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Apple's Continuity tack brings ubiquitous computing to Yosemite and iOS 8

Michael deAgonia | June 9, 2014
At this year's WWDC, Apple showcased a variety of new technologies under the Continuity umbrella that take device communication to a more sophisticated level. Users are the winners, says columnist Michael deAgonia.

More fluid mobility

If you've been using Pages in concert with iCloud for creating documents, then you understand the convenience of being able to pick up what you were doing on any device, iOS or OS X, and complete it on another. Apple brings this integration to an incredibly useful new level with a feature it calls Handoff. Every app with support for this feature can be picked up on any device.

On your iPad or iPhone's lock screen, you'll find a tiny avatar of whatever program you were last using on your Mac; on the Mac, your last-used app will display to the left of the Mac happy face icon in the Dock. If you're surfing the Web on the desktop and decide to step outside, all you have to do to continue your surfing session is grab an iPad, flick that avatar to the top of the screen and you're back to the same piece you were reading — now on the iPad. If you start writing an email on the iPad, when you return to your Mac, you'll find that there is a Mail avatar left-most in the Dock, and if you click on that, it'll bring you directly to the message you were writing — even if you stopped midsentence.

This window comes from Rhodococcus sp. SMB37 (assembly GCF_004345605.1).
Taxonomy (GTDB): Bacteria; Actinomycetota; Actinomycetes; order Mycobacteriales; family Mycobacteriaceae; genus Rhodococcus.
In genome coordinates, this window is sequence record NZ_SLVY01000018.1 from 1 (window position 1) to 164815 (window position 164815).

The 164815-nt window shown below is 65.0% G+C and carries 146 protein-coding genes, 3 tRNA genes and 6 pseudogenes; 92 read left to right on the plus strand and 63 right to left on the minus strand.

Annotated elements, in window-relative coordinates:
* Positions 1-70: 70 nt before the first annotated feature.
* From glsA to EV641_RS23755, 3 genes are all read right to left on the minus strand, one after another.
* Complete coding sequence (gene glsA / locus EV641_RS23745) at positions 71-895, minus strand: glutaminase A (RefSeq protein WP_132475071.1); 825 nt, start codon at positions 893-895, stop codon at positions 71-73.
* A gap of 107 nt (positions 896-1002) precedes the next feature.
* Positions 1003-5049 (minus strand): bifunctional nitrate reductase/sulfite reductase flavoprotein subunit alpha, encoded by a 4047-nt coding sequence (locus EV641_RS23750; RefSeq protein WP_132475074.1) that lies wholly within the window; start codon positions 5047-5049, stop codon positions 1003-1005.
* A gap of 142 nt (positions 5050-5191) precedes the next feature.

This is possible because Apple devices use low-power Bluetooth; it's this technology that allows these devices to keep tabs on one another and on what you're doing.

Handoff is current supported by many Apple apps, including Mail, Safari, Pages, Keynote, Numbers, Calendar, Contacts, Reminders, and Messages. But third-party developers can take advantage of this, too, by incorporating the feature into their apps.

With Yosemite and iOS 8, you can answer a call to your iPhone — and get caller ID information — right from the desktop. (Image: Apple)

Final thoughts

The features that make up Continuity will be incredibly useful, especially for anyone juggling multiple devices. While the idea of using Bluetooth for device integration isn't new, Apple has combined the features in a creative and natural way. It makes for a slick, frictionless computing environment where your devices take a back seat to whatever you're doing.

I've always maintained that Apple devices are great on their own, even better when used in concert with each other. With Yosemite and iOS 8, Apple engineers are taking the potential for interconnectivity to a whole new level. It's a marriage of convenience for users and a level of integration that would be much more difficult to achieve if Apple didn't make both the hardware and software.

But because Apple is in control of the whole experience — hardware, software and services — its customers can enjoy a full array of products that actually improve when other devices are added to the mix, securely and without complication. For many Apple users, the level of integration afforded by Continuity will be worth the updates alone.


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